The card always contains a one use mechanical effect that the player can invoke (in this case, a +5 bonus to attempt to repeat an action from a previous round), this effect is in the black border. The rest of the text suggests possible ways the theme of the card could be used to introduce a plot twist. Essentially what this does is give the players a little more control over some of the story, while still leaving the final decisions in the hands of the GM. For example, one of my players could suggest that they may have had a sense of Deja Vu about an ambush being set for them, and therefore they were able to warn the party about it before hand and prevent a surprise round. However as the GM, if I felt that effect was a little too powerful, I might say that they realised why the situation was so familiar at the last second, allowing them a bonus to their initiative roll and the ability to act freely in the surprise round, with the rest of the party being affected normally.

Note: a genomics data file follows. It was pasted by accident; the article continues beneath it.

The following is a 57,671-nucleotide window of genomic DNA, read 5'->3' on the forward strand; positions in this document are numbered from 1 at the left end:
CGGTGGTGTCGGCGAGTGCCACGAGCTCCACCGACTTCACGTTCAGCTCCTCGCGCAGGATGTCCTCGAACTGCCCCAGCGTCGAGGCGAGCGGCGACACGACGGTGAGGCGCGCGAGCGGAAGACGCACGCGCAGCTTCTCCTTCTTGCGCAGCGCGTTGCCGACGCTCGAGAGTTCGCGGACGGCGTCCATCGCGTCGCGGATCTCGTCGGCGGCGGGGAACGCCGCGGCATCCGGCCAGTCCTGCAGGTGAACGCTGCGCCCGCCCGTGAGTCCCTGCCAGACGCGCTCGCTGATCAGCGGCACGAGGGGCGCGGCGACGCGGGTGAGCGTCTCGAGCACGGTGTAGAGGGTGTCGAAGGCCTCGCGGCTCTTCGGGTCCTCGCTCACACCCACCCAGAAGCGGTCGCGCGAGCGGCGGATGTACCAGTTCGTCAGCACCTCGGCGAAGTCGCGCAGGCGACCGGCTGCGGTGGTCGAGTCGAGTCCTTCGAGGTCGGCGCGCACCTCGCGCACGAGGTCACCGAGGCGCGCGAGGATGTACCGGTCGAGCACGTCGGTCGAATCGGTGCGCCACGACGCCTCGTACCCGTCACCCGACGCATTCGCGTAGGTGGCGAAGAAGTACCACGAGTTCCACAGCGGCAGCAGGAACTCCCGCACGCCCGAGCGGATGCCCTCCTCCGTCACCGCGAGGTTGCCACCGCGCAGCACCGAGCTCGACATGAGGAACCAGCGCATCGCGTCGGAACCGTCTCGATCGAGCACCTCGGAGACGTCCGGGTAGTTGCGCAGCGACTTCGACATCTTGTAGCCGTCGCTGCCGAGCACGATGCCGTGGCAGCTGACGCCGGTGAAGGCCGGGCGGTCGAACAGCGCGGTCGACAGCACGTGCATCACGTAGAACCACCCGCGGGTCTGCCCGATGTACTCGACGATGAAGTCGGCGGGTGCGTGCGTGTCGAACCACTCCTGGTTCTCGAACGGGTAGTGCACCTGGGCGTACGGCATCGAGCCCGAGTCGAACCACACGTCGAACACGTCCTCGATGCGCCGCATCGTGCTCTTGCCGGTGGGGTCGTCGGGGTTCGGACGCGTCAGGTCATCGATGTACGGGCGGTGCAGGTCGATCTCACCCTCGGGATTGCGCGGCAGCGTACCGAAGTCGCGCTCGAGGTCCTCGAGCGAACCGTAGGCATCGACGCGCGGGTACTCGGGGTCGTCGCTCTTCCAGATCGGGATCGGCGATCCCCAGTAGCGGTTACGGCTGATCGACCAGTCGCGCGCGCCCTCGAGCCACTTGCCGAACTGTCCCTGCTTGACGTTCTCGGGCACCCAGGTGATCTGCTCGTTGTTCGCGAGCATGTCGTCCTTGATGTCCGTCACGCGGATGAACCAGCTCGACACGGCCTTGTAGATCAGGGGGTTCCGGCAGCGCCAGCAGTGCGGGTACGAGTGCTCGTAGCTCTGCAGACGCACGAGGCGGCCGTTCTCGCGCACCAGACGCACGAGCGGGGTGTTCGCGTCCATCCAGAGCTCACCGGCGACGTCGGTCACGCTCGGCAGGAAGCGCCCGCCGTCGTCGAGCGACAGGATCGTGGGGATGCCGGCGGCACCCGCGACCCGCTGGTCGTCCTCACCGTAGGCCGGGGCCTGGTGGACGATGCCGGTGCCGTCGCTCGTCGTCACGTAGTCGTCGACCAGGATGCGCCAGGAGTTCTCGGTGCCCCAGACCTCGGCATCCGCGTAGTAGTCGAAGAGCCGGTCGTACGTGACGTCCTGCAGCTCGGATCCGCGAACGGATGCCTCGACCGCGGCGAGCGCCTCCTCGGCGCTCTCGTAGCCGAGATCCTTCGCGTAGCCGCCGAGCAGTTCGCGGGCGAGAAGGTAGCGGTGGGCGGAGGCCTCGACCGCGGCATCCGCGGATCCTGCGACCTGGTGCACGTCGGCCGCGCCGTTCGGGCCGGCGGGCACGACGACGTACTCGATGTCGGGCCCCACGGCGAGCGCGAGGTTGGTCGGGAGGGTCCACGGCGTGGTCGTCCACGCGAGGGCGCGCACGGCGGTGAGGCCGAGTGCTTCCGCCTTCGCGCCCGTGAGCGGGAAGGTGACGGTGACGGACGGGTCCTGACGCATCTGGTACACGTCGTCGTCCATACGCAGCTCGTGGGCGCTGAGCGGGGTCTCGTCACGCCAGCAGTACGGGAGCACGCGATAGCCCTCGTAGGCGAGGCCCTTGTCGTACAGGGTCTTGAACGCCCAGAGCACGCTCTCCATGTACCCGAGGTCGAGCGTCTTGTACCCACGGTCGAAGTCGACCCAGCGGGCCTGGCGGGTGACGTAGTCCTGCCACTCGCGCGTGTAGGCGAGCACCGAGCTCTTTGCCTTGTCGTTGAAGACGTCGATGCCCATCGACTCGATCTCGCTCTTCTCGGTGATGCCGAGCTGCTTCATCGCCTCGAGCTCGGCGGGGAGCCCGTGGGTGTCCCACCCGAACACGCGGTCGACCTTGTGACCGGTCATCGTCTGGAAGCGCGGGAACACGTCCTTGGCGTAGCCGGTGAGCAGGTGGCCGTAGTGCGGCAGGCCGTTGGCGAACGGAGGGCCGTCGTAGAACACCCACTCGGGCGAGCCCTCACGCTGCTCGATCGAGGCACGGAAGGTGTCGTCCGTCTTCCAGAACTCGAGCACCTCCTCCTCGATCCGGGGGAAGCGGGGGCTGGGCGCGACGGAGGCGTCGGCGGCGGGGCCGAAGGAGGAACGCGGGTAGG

We’re one session in and I’ve already had one hilariously awesome use of a plot twist card from Jimbles, which I enjoyed so much that I decided to award him a replacement card on the spot. I’ll explain exactly what happened when we get into the journal of the first two sessions.
Anyway, that’s it for this time. Join me next time as I start chronicling the adventures of the group through the first volume of the Shattered Star campaign, Shards of Sin. Until then, feast your eyes upon the cover of the book.
Written while listening to Fair to Midland. They’re a progressive/alternative metal band from Texas. I was lucky enough to catch them on their first tour of Australia when they were playing with Dead Letter Circus and Twelve Foot Ninja last year. They put on a great show, one of the most intense performances I’ve ever seen. They’ve got a really unique sound, and I’ve found that I just can’t get enough of them lately.
Have a listen to their last two albums, Fables From A Mayfly: What I Tell You Three Times is True and Arrows & Anchors. In particular I’d recommend the songs Dance of the Manatee and Vice/Versa from Fables From A Mayfly; from Arrows & Anchors I’d recommend Musical Chairs and Amarillo Sleeps On My Pillow. The lyrics rarely if ever seem to have anything to do with the names of the songs, but I love them anyway. Something about them just makes me happy.